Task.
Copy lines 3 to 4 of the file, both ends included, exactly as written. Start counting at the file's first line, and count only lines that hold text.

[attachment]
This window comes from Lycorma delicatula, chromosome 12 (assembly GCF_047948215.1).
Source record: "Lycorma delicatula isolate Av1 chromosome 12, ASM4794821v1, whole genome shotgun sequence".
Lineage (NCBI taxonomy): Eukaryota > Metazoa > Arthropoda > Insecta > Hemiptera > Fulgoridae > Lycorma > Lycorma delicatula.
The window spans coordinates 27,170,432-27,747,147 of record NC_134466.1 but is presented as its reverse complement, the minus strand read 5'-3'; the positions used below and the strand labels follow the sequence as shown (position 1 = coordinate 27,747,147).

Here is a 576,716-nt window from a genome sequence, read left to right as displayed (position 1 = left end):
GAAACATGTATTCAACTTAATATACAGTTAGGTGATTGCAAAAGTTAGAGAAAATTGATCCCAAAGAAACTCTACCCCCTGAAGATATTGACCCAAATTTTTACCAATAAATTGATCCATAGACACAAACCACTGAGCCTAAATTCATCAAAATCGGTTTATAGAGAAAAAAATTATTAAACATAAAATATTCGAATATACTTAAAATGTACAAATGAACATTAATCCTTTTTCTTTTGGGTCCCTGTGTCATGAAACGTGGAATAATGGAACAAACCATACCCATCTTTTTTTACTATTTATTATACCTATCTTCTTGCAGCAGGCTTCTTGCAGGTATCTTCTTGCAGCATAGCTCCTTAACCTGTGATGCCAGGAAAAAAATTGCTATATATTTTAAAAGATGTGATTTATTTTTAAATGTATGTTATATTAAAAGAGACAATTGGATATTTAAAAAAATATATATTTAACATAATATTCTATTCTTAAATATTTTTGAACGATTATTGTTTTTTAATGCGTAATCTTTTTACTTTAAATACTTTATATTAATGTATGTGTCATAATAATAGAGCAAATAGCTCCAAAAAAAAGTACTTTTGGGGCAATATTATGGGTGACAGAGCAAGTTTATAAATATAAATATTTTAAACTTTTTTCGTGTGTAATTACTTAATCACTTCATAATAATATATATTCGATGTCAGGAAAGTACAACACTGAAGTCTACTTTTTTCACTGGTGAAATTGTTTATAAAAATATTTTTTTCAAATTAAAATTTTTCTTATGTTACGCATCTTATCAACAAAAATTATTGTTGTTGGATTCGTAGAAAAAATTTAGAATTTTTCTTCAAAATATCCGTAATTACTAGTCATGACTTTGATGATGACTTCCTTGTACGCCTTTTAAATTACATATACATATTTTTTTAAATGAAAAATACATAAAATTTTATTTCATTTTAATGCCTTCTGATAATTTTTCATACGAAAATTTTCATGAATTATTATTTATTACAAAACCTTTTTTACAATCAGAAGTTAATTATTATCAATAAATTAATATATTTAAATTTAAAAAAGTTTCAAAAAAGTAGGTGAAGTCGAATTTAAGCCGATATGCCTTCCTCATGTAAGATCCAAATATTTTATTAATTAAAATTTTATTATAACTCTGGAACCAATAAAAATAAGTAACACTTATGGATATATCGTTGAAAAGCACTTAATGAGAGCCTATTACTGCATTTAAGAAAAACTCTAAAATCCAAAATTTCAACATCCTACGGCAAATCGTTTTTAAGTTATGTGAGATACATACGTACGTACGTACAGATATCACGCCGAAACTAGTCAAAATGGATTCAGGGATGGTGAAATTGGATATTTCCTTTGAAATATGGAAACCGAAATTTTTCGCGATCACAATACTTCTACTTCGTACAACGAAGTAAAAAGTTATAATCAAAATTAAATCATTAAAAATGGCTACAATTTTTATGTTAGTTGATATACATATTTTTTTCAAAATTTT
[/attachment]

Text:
Lineage (NCBI taxonomy): Eukaryota > Metazoa > Arthropoda > Insecta > Hemiptera > Fulgoridae > Lycorma > Lycorma delicatula.
The window spans coordinates 27,170,432-27,747,147 of record NC_134466.1 but is presented as its reverse complement, the minus strand read 5'-3'; the positions used below and the strand labels follow the sequence as shown (position 1 = coordinate 27,747,147).